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Collection: Warren Buffett - #67 | We Don't Care Who is Buying or Selling Stocks



Good afternoon, Mr. Buffett. Good afternoon, Mr. Munger. My name is Bashir Narema (PH) from Arlington, Texas.

I see in the USA Today article about the shortage of labor in the state. And I was wondering when you analyze a company, do you take that into consideration by choosing companies who are not dependent so much on labor?

The second question is, I heard you in the beginning of the meeting that so much capital coming from foreign country, you mentioned so many different country, who buy — who bought the Berkshire Hathaway. And I’m sure they buy all companies in the Dow.

Do you feel like the analyst who analyze the Dow had that into consideration that the Dow now is becoming as the Walmart of the security business in the world, where all the national different country, they bypass their market and they come in and buy in the United States.

And as a result that the idea of [Federal Reserve Chairman] Mr. [Alan] Greenspan, as far as exuberant, it’s moot because if you remember how the Japanese were when they start to buy the real estate in America, they force us to pay high premium for the price. And I think that’s what’s going to happen in the market. And we, as Americans, who’ve been accustomed to low P/Es, now we’re going to miss on and the price is going to continue going up.

And the third question is —


Maybe we better stop at two. (Laughs)


Alright. Thank you.


OK. Thanks.

We pay very little attention — we don’t pay any attention — to capital flows. In other words, we don’t really care who’s buying or selling any securities. Somebody is buying or selling each one.

So, obviously, there’s, you know, you could focus on the buyers. You could focus on the sellers. But — you can say now that there’s 20 billion a month or so going into equity funds and all.

But it doesn’t make any difference to us. All we’re interested is what the business is worth. And what people are paying attention to, in terms of capital flows or whatever — or market signals or whether the Fed’s going to move, that all changes.

Do you remember ten years ago, it was, you know, it was M2 that everybody — every — whatever day of the week it was, you know, what’s M2 this week?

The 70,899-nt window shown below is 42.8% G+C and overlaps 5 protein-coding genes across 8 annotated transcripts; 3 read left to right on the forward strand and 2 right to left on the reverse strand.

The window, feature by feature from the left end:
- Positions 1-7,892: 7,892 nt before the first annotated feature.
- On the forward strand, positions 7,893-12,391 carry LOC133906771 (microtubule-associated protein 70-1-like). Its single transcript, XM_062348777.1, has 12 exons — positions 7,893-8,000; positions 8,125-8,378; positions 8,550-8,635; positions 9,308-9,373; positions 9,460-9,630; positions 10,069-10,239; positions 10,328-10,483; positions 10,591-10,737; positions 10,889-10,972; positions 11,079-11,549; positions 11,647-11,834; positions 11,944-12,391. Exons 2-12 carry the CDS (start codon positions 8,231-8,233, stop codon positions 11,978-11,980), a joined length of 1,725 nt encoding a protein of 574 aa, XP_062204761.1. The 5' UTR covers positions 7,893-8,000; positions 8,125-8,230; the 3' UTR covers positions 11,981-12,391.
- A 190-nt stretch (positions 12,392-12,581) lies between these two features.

I always thought of having a mystery, you know, about whatever happened to M2? (Laughter)

There’s always something that people are talking about. There’s so much time to fill with chatter, you know, and pages to fill, that they write about all these things that, to us, don’t make much difference, because we don’t care if the market closes for the next five years.

We care how much Coca-Cola has sold five years from now, and what percentage of the world market they have, and what they’re charging for it, and how many shares are outstanding, and that sort of thing.

But we just — we don’t care who’s buying or selling it in the least, except we like it when the company’s buying it.

The same way with Gillette. We care about whether people are trading up in the shaving experience.

So capital flows and all of those macro factors that people like to write about a lot just have nothing to do with what we do. We’re buying businesses.

And I really think it is not a bad mindset, whenever you buy a stock to say, “Would I be happy buying this stock if the market closed for five years?” Because then you’re buying a business, if you say yes to that. If you don’t say yes to that, you may not be focusing on the proper thing.

By its nature, the U.S. is running a substantial trade deficit, merchandise trade deficit.

If you buy more from the rest of the world than you’re selling them, which is what happens when you’re running a trade deficit, you have to balance the books. I mean, they get something in exchange. And what happens is they get some sort of capital asset in exchange.

They may get a government bond. They may get a piece of the U.S. business or something. But the key thing in economics, whenever somebody makes some assertion to you about economics, you always want to say, “And then what?” In fact, it’s not a bad idea to say that about everything in life. But you always have to say, “And then what?”

So when you read that the merchandise trade deficit is nine billion, what else does that mean? Well, it means that somehow we have to have created nine billion of capital assets, claims on our production in the future, with somebody else in the world. So they have to invest. They don’t have any choice.

When somebody says, “Won’t it be terrible if the Japanese sell all their government bonds?” They can’t sell all their government bonds without getting something else in exchange, you know, they get some other American asset in exchange because there’s no other way to do it. They could sell it to the French. But then the French have the same problem.

So trace through where the transactions go anytime someone starts talking about one specific action in economics.


~ Please visit the site above for full video of Berkshire Hathaway Annual Meeting.


[YAPSS Takeaway]

1. Focus on what the business is worth. Marco factors have nothing to do with investing when it comes to investing into a business.

2. Test whether you are buying a business; Ask yourself, would I be happy buying this stock if the market closed for five years?

If you said "Yes," then you are buying a business.

If you don't then you may not be focusing on the proper thing.

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